Failed Strategies: Ill-advised Trades and Creative Misfires
The Yankees attempted to think outside the box by strengthening the starting rotation and opting for an aging veteran at the hot corner. However, these transactions have left a significant blemish on the team’s strategic blueprint. With no major acquisitions at the recent trade deadline, it’s evident that the Yankees are determined to play out the rest of the 2023 season with their current roster—a roster that has proven inadequate.
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The Yankees misfired significantly on two trades:
1.) The Frankie Montas Debacle
The decision to acquire Frankie Montas from the Oakland Athletics stands out as one of the most regrettable moves in Cashman’s tenure.
Despite Montas’ impressive 3.18 ERA over 104.2 innings with Oakland, he recorded a lackluster 6.35 ERA across 39.2 innings for the Yankees before ultimately undergoing shoulder surgery. Reports later revealed that Montas wasn’t fully fit when the Yankees acquired him, suggesting a failure in medical assessment.
The Yankees sacrificed one of their top pitching prospects for a player who hasn’t pitched an inning this year and likely won’t for the rest of the season. Heading into free agency in the upcoming off-season, Cashman essentially traded a promising minor leaguer for a player who had a negative impact and contributed nothing to the rotation.
With both Montas and Luis Severino becoming free agents this winter, it’s plausible that both will sign with other teams as the Yankees aim to reset and craft a strategy that isn’t dependent on injury-prone players.
2.) The Josh Donaldson and Isiah Kiner-Falefa Misstep
In trading for the then 36-year-old Josh Donaldson, the Yankees’ real goal was to secure a shortstop in the form of Isiah Kiner-Falefa.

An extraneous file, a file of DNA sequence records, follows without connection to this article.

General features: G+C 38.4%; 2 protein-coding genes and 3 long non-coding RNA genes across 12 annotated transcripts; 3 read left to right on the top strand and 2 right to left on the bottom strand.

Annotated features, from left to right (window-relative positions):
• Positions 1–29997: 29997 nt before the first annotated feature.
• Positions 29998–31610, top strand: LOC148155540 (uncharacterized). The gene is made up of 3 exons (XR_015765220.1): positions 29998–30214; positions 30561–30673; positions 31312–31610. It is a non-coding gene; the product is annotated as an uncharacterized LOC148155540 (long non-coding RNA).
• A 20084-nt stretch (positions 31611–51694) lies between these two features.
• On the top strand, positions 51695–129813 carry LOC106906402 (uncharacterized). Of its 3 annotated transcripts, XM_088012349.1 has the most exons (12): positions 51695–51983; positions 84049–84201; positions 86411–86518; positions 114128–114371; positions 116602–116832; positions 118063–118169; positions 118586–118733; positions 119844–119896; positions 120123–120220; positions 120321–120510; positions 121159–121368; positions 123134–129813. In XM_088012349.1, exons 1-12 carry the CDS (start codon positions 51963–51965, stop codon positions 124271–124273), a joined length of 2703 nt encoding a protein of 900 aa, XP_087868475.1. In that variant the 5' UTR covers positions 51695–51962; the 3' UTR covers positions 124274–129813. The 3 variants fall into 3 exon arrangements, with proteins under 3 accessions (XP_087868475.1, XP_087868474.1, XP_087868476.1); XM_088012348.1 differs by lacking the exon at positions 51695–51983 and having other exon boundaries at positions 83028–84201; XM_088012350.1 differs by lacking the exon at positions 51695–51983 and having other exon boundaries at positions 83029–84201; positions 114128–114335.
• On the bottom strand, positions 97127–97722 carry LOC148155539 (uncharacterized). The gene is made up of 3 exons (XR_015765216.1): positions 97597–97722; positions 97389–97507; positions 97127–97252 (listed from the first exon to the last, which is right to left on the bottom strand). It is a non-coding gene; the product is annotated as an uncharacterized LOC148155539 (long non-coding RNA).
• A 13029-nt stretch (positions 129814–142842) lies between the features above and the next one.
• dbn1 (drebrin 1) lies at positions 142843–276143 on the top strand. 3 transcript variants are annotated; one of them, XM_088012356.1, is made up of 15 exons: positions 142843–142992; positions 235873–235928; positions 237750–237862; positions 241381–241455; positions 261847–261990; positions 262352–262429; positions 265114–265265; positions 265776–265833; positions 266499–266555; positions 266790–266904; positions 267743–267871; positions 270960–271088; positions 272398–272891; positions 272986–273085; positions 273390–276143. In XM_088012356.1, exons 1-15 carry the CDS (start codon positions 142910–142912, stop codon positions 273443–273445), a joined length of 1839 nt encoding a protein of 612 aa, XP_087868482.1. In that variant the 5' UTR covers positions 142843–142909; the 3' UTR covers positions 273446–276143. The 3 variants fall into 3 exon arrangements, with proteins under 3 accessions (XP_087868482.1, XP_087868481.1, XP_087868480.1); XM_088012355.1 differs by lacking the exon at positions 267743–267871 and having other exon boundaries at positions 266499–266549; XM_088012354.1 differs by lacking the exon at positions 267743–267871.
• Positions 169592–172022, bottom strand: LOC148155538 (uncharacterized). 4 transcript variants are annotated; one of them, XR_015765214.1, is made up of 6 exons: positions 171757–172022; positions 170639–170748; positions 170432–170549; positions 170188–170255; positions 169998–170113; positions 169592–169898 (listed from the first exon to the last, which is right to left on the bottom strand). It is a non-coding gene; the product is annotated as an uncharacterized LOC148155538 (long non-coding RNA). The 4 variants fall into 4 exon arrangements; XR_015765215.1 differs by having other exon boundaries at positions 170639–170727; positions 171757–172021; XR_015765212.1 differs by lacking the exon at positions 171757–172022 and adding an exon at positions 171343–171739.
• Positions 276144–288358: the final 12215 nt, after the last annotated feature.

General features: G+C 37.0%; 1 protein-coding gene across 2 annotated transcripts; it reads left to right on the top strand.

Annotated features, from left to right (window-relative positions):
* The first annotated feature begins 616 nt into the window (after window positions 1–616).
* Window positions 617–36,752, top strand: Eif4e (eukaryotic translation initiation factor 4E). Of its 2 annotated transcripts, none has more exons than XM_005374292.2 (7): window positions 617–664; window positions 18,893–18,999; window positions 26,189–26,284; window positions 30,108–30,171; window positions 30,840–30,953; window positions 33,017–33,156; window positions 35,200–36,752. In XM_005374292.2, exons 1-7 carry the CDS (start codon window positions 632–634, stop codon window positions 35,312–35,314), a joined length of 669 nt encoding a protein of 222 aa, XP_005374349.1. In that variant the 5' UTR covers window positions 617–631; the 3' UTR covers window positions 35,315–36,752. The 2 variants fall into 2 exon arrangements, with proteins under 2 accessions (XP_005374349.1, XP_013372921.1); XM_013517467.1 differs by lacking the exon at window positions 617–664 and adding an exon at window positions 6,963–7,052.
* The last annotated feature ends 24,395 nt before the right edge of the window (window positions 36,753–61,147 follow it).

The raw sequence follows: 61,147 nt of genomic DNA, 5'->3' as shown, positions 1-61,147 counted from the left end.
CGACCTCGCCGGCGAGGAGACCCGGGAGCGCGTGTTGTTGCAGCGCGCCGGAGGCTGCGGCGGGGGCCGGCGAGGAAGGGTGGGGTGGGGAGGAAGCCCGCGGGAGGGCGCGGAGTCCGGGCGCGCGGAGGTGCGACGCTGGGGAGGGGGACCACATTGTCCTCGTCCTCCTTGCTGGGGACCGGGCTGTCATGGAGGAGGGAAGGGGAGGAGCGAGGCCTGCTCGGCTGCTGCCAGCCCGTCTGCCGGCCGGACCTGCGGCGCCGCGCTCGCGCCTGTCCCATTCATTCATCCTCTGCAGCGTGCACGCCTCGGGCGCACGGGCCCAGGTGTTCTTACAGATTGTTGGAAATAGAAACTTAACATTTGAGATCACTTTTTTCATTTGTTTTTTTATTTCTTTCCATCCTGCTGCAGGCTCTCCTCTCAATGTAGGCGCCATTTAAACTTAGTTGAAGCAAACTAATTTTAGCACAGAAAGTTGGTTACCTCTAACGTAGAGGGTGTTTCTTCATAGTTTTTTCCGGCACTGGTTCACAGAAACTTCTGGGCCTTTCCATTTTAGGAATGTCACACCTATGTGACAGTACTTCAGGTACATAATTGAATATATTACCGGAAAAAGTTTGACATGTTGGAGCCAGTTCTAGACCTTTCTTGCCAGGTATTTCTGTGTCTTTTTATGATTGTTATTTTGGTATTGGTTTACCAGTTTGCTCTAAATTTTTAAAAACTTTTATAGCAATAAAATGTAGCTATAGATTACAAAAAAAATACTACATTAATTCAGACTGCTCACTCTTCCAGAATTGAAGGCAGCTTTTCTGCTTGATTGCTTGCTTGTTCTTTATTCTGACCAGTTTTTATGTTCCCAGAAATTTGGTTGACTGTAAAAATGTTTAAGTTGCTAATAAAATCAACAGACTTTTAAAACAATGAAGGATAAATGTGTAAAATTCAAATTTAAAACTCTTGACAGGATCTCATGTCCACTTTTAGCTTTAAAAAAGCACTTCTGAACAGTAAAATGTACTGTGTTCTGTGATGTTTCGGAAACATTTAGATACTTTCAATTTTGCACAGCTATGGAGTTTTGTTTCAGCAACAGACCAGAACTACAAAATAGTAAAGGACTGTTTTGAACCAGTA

Unfortunately, both players fell short of expectations, with Donaldson having two disastrous seasons. In 2022, he managed just .222 with a .308 OBP over 132 games. This year, despite hitting 10 homers in 34 games, his record stood at .142 with a .225 OBP and a 75 wRC+, the lowest of his career.
In essence, the Yankees traded for an aging starter and a supplemental player who morphed into an underperforming utility outfielder.
In return, the team let go of Gary Sanchez and Gio Urshela. Although Sanchez turned out to be a disappointment, Urshela hit .285 with a .338 OBP, 13 homers, and 64 RBIs last season before his promising run was cut short by injury.
The Yankees were saddled with $50 million from Donaldson’s contract, while Montas, expected to be a key part of the rotation, ended up merely occupying a spot on the injured reserve.
Cashman’s Underwhelming Trade Track Record
At this juncture, it’s clear that Cashman hasn’t executed a truly successful deal in quite some time. The accumulated result of these flawed transactions has led to one of the most underperforming rosters in Major League Baseball, despite the Yankees boasting one of the sport’s highest payrolls.